Math for America

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Math for America
FormationJanuary 2004; 17 years ago (2004-01)
FounderJim Simons
Founded atNew York City

Math for America (MfA) is a nonprofit organization, founded in January 2004[1] by American billionaire mathematician, hedge fund manager, and philanthropist Jim Simons with a mission to promote recruitment and retention of high quality mathematics teachers in New York City secondary schools.[2]


According to Simons, he founded the program to address failures in the US education system to produce students highly qualified in STEM skills and knowledge, which reduces America's ability to compete in the global economy.[3] He perceived the cause of the failure as low quality teachers, and saw that problem in turn as being caused by low salaries, lack of prestige, and lack of support and good training making the job unattractive to qualified candidates, many of whom could get jobs in lucrative fields like quantitative finance.[3] He created the program to provide math and science teachers with higher salaries and better training and funded it with $25M of his own money, adding an additional $25M in 2006.[3] In the initial program, people who were accepted into the program who had degrees in math but were not teachers received a stipend of about $18,000 per year for five years from MfA in addition to their salaries and received free tuition to a high quality one year Master's program in teaching, as well as mentoring and professional development support after the first year.[2] The five-year period was selected because that is the period during which most new teachers drop out; the starting salary of a NYC math teacher with a graduate degree was around $50,000 at that time.[4] The program also offered stipends to qualified existing teachers, to promote their retention in the field.[2] People who were accepted into the program also had to agree that they would pay back some of the support they had received, if they dropped out of the program.[5]

By 2011 MfA had expanded to science fields as well as math, and organizations had been established and funded in San Diego, Los Angeles, Berkeley, Calif., Utah, Boston, and the District of Columbia.[5] Each site was autonomous, with its own board, fund-raising, and programs tailored to address local needs, but all coordinated with the founding organization and received funding from the Simons Foundation.[5] It had also added two programs to support existing teachers in its New York City location: a Master Teacher Fellowship for experienced secondary school math teachers and the Early Career Fellowship for newer teachers.[5]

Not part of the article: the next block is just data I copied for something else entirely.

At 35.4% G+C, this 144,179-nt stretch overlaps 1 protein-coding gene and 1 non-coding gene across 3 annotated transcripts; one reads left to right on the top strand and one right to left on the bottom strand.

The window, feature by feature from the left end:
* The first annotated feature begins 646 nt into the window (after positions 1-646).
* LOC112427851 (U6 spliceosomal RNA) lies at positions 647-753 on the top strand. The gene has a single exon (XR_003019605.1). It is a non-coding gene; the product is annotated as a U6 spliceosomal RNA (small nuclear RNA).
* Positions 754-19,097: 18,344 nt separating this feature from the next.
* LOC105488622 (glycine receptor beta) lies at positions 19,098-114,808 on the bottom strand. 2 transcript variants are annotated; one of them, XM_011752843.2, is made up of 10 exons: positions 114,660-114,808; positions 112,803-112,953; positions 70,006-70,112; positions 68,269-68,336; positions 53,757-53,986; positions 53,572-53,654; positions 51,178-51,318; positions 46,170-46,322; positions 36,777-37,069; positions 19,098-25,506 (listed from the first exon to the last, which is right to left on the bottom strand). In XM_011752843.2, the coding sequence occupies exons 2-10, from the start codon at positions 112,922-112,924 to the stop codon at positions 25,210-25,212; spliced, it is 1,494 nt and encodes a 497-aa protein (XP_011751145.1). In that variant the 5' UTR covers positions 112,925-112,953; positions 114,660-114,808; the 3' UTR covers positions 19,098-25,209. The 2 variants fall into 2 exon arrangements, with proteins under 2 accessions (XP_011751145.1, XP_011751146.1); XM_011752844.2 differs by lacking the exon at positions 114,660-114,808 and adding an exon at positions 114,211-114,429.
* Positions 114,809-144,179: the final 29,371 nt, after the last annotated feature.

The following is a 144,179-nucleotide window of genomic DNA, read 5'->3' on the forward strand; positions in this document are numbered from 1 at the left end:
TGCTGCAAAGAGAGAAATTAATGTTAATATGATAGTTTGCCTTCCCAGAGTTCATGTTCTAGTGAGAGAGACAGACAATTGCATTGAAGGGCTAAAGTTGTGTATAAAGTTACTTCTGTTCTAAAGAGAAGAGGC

By 2012 the program was working with 330 teachers in the New York City schools, and due to hiring freezes in the school system, reduced the size of its new teacher program and expanded its program to provide stipends to existing teachers; it also announced that in 2013 it would expand to include science teachers and middle school teachers.[6] That year it also started a program offering $5,000 stipends to school administrators who attended seven MfA meetings per year.[6] Its budget before 2012 had been $20M per year and it planned to increase the budget to $30M per year to support the expansion for experienced teachers.[6]

In 2013 New York State launched a state-funded "Master Teacher" program to provide stipends to qualified existing teachers modeled on MfA's program.[7]

Ongoing financial support for MfA programs comes from private donors[5] and government grants.[8]


  1. ^ "Math for America Inc". GuideStar. Retrieved 25 September 2016.
  2. ^ a b c Teitelbaum, Richard (November 27, 2007). "Simons at Renaissance Cracks Code, Doubling Assets". Bloomberg News. Archived from the original on October 20, 2012.
  3. ^ a b c Roekbe, Joshua (September 19, 2006). "Putting his money where his math is". Seed.
  4. ^ Muscarella, Lauren (September 13, 2007). "Opportunities for Math and Science Teachers Increase". Education Week.
  5. ^ a b c d e Robelen, Erik (February 9, 2011). "Fellowship Program Works to Beef Up Math Teaching". Education Week. Retrieved August 9, 2011.
  6. ^ a b c Phillips, Anna (January 3, 2012). "Training Program for Math Teachers Will Shift Its Focus". WNYC.
  7. ^ Harding, Robert (June 4, 2013). "Math for America's John Ewing discusses master teachers program; state launching program in fall 2013". The Auburn Citizen.
  8. ^ ""Math for America" awarded grants". National Science Foundation. Retrieved 25 September 2016.

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